Bob Kuechenberg, a six-time Pro Bowl guard in the National Football League, two-time Super Bowl champion and member of the only N.F.L. team to achieve a perfect season, the 1972 Miami Dolphins, died on Saturday at his home in Fort Lauderdale, Fla. He was 71.
His former wife, Marilyn Nix Kuechenberg, said the cause was a heart attack.
Kuechenberg joined the Dolphins as a free agent in 1970, the future Hall of Fame coach Don Shula’s first season, and played for them until 1983. He was part of a daunting offensive line that included guard Larry Little and center Jim Langer, both enshrined in the Hall of Fame.
The New York Times sportswriter Red Smith quoted Kuechenberg in 1975 on his strategy for neutralizing defenders, in this case the Chicago Bears tackle Wally Chambers. “I just fight him,” Kuechenberg said. “As long as he’s beating on my head and not the quarterback’s, it’s all right with me.”
Kuechenberg (pronounced KOOCH-en-berg) started every game for the 1972 Dolphins, who went 17-0, beating the Washington Redskins, 14-7, in Super Bowl VII at the Los Angeles Memorial Coliseum. He started 16 games during the 1973 season and playoffs when the Dolphins repeated as champions, blowing out the Minnesota Vikings, 24-7, in the Super Bowl at Rice Stadium in Houston.
The Dolphins overcame the vaunted Vikings defense, known as the Purple People Eaters, on the ground — the Dolphins’ quarterback, Bob Griese, attempted only seven passes — in no small part because of Kuechenberg’s work up front against Alan Page, the Vikings’ Hall of Fame defensive tackle.
In a statement after Kuechenberg’s death, Shula said his performance in Super Bowl VIII “was one of the keys to our victory.”
Kuechenberg was tough, even for an N.F.L. offensive lineman. He played with a fractured forearm in the Dolphins’ second Super Bowl victory, completed a game against the Pittsburgh Steelers with a broken ankle and played much of the 1977 season with two fractured bones in his back.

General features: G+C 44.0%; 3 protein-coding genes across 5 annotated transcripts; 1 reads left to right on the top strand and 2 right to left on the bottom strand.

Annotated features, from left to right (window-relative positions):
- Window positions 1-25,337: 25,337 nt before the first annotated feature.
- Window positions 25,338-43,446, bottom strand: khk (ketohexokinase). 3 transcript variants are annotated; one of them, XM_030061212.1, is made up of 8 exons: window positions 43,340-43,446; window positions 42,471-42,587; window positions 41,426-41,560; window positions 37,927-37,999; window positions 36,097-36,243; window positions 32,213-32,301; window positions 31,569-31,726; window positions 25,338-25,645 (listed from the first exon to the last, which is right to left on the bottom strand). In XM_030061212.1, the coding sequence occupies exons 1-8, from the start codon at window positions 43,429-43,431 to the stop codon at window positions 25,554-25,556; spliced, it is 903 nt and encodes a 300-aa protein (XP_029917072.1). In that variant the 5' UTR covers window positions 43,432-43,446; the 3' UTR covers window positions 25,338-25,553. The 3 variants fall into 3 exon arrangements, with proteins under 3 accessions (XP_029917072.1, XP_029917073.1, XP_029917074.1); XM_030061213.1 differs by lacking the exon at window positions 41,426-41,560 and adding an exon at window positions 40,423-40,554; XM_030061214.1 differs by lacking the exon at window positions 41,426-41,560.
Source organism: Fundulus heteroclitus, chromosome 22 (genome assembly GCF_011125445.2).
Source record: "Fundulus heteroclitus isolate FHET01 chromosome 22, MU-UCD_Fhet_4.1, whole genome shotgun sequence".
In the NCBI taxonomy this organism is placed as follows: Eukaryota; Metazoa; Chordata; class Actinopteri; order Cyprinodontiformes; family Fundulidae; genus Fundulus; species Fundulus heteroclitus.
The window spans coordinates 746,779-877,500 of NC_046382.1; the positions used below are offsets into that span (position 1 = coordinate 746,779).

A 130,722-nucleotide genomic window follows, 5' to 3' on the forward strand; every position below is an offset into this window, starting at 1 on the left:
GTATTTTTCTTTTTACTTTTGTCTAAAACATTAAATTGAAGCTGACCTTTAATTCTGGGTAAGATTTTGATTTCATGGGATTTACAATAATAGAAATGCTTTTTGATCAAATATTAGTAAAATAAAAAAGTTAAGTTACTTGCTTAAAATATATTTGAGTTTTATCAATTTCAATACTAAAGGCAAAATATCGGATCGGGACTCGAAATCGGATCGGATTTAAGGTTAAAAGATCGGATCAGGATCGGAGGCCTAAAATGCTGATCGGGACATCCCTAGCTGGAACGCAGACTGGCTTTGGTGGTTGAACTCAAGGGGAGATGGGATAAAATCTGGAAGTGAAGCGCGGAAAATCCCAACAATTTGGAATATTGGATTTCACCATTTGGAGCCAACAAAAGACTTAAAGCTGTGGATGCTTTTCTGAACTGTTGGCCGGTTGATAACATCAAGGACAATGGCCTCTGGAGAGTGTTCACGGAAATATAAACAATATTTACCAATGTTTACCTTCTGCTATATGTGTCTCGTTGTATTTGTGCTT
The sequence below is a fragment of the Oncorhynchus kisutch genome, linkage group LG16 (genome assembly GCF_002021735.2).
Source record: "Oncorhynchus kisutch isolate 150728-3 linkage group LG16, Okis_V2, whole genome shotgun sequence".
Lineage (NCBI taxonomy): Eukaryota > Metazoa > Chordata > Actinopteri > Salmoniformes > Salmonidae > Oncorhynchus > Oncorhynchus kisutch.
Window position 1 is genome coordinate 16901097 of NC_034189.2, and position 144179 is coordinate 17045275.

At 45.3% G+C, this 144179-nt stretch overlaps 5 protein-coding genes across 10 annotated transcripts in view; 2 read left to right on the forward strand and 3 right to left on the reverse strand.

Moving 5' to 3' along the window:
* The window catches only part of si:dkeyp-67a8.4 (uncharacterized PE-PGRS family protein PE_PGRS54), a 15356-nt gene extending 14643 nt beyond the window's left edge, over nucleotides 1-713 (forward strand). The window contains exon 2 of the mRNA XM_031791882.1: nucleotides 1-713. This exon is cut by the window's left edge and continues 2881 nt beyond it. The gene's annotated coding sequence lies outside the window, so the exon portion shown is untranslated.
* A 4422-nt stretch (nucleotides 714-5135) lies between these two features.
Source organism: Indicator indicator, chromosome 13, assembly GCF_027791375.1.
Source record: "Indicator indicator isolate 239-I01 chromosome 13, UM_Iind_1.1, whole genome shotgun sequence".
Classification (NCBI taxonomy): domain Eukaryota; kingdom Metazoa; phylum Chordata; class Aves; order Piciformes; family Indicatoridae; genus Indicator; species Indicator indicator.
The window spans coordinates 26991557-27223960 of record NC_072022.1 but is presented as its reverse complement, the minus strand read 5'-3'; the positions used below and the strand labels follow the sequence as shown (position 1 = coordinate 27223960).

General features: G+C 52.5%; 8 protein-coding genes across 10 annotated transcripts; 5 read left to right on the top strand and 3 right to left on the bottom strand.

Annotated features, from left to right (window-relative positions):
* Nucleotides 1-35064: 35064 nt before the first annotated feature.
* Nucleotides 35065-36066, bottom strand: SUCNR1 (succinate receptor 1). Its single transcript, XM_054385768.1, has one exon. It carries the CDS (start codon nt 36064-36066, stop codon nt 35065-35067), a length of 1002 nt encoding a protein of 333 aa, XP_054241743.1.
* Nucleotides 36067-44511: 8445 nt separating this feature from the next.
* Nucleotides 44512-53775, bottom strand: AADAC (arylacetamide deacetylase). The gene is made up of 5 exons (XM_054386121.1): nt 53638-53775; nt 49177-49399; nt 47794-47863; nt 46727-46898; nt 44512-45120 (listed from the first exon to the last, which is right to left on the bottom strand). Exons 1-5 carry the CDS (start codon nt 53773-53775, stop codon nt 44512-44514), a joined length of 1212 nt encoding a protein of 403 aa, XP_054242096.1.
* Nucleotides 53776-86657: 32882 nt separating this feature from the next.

An eye injury ended Kuechenberg’s career after the 1983 season, during which he blocked for the rookie quarterback Dan Marino.
Kuechenberg played in 196 games with Miami, a team record that was later broken by Marino.
“He gave you everything he had every single snap, and that dependability extended throughout his career, missing only a few games during that time,” Shula said.
Robert John Kuechenberg was born on Oct. 14, 1947, in Gary, Ind., to Rudy and Marion Kuechenberg. He told The Palm Beach Post in 2005 that his father had been an iron worker, middleweight boxer, rodeo clown and human cannonball.
He grew up in Hobart, Ind., and graduated from Hobart High School in 1965 before studying economics and playing football at the University of Notre Dame.
Kuechenberg told The Palm Beach Post that his father (“the toughest guy I have ever known”) had motivated him to play through pain.
“I’m the only one that I know of who made it in the N.F.L. whose father accused me of being a pussycat for taking the easy way out,” Kuechenberg said, referring to his college education and football career. “He basically said, ‘Either graduate from Notre Dame or get in the cannon.’”
“So a broken arm? That’s no big deal.”
He earned a bachelor’s degree in 1969 and was chosen by the Philadelphia Eagles in the fourth round of the N.F.L. draft. But he was released by the Eagles and then the Atlanta Falcons in his first season, which he finished with the Chicago Owls of the Continental Football League before joining the Dolphins.
He married his high school sweetheart while he was at Notre Dame. They later divorced.
After retiring from the N.F.L., Kuechenberg ran fine arts and luxury real estate businesses. He also renovated houses in Florida with Ms. Nix Kuechenberg, whom he married in the early 1970s; one restoration was of a historic multimillion-dollar mansion on Star Island in Miami Beach. That marriage ended in divorce, as did his two subsequent ones.
His survivors include two children from his first marriage, Bryan and Eric; two from his second marriage, Nicholas and Alexandra Kuechenberg; one from his third marriage, Brandon; two grandchildren; and six siblings.
Kuechenberg was a repeat finalist for the Hall of Fame, in Canton, Ohio, but has not been elected to it.
“I’ve coached a lot of Hall of Fame players, including a number of offensive linemen, and Kooch was as good as any of them,” Shula said. “I hope one day he gets that ultimate recognition by being enshrined in Canton. It’s an honor long overdue.”B:
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